Slow Second Day Has Boats Changing Strategy

Most of the 408 registered boats used Tuesday for a lay day as only 15 boats fished on day two.  There were no change in the leaded board.  Brian Stewart’s 213.5-pound tuna caught Monday remains top dog and while holding onto $1,300,000.00 after day two. There were several good reasons to rest up and prepare for the final 3 fishing days.  First, the weather offshore called for 5-to-6-foot seas while the forecast predicted better weather for Wednesday and Thursday.  Second, 292 boats fished on Monday and only have two fishing days left and wanted to use them wisely.  Third, the tournament boats haven’t found the billfish yet.

Since the first White Marlin Open in 1974, no two tournaments have been the same.  After the second day of fishing, this year’s edition may require changes in the boats strategy.  It’s no secret that the marlin fishing is poor in their usual canyon haunts, and there is $5 million dollars waiting in the billfish categories. Captains will need to alter their search patterns to find some big fish.  Some will try trolling in deep water, far past the canyon drops and deeper into the Gulf Stream.  Others will look for warm water eddies that have spun off inside the canyons.  It’s a big ocean.  Boats will still be looking for billfish from Spencer Canyon down to Norfolk canyon with covers almost 100 nautical miles.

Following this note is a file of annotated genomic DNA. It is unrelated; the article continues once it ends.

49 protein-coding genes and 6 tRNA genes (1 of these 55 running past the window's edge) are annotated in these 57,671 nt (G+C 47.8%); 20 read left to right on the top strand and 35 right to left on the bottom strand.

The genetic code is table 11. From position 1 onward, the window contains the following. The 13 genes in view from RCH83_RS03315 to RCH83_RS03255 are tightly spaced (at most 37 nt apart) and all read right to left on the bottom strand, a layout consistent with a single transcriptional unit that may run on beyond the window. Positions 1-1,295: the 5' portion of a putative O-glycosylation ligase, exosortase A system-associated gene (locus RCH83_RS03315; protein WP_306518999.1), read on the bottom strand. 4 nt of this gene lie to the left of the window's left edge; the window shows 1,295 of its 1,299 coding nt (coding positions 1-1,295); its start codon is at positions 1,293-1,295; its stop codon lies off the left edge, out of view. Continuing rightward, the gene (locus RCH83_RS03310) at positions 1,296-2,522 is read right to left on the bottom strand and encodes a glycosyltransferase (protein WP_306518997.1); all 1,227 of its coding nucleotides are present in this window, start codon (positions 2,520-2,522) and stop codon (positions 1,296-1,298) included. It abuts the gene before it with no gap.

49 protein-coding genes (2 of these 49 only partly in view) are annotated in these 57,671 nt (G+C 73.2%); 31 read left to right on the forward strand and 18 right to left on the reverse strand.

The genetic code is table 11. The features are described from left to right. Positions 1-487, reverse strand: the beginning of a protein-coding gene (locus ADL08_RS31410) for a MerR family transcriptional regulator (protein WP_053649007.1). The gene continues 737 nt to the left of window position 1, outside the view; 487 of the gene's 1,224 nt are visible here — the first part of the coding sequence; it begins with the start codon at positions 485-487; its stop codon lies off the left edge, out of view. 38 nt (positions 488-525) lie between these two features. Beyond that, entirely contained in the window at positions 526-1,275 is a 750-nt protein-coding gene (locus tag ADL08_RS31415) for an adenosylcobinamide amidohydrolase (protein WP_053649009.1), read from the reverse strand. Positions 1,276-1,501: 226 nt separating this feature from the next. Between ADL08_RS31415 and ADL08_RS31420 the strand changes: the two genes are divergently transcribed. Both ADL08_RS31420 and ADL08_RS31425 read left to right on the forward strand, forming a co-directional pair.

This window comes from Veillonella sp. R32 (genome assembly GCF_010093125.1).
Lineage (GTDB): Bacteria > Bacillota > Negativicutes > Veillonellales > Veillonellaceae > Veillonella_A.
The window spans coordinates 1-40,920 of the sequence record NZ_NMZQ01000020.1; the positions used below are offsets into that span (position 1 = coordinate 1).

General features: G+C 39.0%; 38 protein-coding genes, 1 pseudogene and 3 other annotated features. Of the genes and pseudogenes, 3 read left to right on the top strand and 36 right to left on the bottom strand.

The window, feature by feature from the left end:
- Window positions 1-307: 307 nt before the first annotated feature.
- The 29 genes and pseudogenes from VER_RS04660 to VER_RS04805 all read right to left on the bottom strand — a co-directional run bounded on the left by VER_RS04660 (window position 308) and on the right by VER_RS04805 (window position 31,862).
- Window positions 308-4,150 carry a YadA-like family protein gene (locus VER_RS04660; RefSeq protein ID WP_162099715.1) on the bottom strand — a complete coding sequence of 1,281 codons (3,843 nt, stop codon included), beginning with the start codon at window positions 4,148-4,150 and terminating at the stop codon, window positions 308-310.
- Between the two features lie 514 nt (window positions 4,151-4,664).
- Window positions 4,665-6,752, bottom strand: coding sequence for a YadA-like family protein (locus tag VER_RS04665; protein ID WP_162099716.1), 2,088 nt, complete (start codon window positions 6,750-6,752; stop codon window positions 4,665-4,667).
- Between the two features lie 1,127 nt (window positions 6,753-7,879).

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Tuna Take Center Stage on First WMO Fishing Day

Day 1 of the 2022 White Marlin Open is in the books.  The weather was good and the seas moderate as 292 of the 408 registered boats ventured out with visions of catching a marlin worth its weight in gold.  But the fish had other visions.  None of the 29 white marlin or 17 blue marlin that were caught today would have qualified for prize money so all were released.  It was the tuna that dominated the day.

Of the various tuna species, it is the Atlantic Bigeye that trumps the others in the Mid-Atlantic area.  After some smaller 50 to 70-pound yellowfin tuna were weighed, the bigeye showed up.   First was a 189.5-pounder taken by Adam Maziarz from Narragansett, RI fishing aboard the “Right Bite” out of Brick, NJ.  Adam’s fish is currently in 3rdplace and worth $38,000.00.   The second Bigeye weighed was caught by Dante Soriente out of Beach Haven, NJ.  His 198.5 fish was caught off the MJ's out of Cape May, NJ, and is currently winning $100,000.  Saving the best for last was a 213.5-pounder caught by Brian Stewart from Shady Side, MD.  Brian was fishing aboard the “Reel Tight” out of Ocean City, MD, and now is holding onto first place and the $1,300,000 that comes with it. 

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